President Donald Trump has not yet assembled a defense team for his upcoming Senate impeachment trial, a spokesperson for the President's campaign said Sunday.
"President Trump has not yet made a determination as to which lawyer or law firm will represent him for the disgraceful attack on our Constitution and democracy, known as the 'impeachment hoax.' We will keep you informed," Hogan Gidley, the campaign's national press secretary, wrote in a tweet early Sunday.
The announcement comes as the President stares down his second Senate impeachment trial, with this one set to take place after he leaves office later this week. The chamber will consider an article of impeachment passed by the House last week that charged Trump with inciting a deadly riot at the US Capitol earlier this month.
Chuck Schumer, the Senate minority leader who will soon become majority leader, said last week that the trial can "begin immediately" if an agreement with Senate Majority Leader Mitch McConnell can be reached -- but the Kentucky Republican has made clear that the trial won't start until after January 19.
Though the President hasn't formally announced a legal team to defend him in the trial, his longtime personal attorney Rudy Giuliani was seen at the White House on Saturday, and the former New York mayor told ABC that day that he is involved with and working on the President's impeachment defense ahead of the trial.
But Trump has told people he wants to stop paying Giuliani's legal fees in recent days out of frustration that he faces a second impeachment, though aides were unsure how serious the President was about his instruction.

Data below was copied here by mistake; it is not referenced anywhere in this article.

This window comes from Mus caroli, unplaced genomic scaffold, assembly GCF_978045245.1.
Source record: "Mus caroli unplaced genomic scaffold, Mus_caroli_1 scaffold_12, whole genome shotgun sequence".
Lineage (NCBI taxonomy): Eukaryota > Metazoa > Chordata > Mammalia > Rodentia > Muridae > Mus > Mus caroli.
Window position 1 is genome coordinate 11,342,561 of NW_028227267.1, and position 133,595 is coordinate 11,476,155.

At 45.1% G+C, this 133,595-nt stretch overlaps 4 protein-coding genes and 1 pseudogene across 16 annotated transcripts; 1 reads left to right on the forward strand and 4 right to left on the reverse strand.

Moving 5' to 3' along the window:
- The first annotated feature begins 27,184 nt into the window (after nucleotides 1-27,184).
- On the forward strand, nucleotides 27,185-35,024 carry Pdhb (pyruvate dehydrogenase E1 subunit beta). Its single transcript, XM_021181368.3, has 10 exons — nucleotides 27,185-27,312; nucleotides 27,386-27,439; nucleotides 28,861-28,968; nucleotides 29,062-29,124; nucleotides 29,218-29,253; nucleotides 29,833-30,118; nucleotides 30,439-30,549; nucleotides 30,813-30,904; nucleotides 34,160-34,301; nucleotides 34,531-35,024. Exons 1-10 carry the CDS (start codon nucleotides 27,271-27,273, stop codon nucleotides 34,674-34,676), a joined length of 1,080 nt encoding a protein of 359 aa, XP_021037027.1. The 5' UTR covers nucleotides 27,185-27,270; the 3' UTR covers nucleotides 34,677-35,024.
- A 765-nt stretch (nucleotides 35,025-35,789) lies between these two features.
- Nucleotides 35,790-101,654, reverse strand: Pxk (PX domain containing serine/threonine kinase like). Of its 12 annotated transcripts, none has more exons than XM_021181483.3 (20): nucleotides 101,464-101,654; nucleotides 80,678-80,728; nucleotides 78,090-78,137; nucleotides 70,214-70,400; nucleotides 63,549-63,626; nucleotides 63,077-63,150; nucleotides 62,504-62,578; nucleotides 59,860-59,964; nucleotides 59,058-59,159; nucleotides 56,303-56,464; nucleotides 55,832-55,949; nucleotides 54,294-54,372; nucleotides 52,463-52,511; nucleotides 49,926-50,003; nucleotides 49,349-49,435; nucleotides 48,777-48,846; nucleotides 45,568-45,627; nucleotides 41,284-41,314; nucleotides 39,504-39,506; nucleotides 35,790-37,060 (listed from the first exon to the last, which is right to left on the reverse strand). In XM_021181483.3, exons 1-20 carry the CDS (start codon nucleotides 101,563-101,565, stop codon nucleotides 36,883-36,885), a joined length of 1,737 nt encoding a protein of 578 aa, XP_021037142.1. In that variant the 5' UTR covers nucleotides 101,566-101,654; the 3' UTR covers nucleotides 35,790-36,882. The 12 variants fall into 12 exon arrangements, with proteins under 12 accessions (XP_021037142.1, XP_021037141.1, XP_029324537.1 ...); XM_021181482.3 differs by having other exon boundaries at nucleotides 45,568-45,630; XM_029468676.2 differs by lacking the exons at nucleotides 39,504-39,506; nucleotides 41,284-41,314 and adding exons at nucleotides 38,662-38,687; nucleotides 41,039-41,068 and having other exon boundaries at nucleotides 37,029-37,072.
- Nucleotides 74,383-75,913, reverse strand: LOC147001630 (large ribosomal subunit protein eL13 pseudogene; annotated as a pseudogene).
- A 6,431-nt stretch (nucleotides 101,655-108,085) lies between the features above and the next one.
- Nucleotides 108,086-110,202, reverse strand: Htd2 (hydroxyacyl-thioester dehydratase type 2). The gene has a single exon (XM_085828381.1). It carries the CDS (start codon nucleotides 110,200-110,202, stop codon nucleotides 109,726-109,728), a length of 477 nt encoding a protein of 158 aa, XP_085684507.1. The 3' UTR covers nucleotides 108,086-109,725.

CNN has reported that Trump blames Giuliani for his current predicament; Giuliani has played a leading role in promoting the kinds of election conspiracy theories that drove Trump supporters to storm the US Capitol on January 6. Giuliani is still expected to play some role in Trump's defense.
Meanwhile, John Eastman, the conservative attorney who falsely told Trump that Vice President Mike Pence could block the certification of Biden's win, could join Trump's legal team defending him in the upcoming impeachment trial, a person familiar with the matter said. But those discussions are still preliminary and Eastman isn't yet formally a part of the team.
White House press secretary Kayleigh McEnany and her deputy, Brian Morgenstern, both had their last day on Friday, leaving the White House press shop largely vacant for the remainder of Trump's term.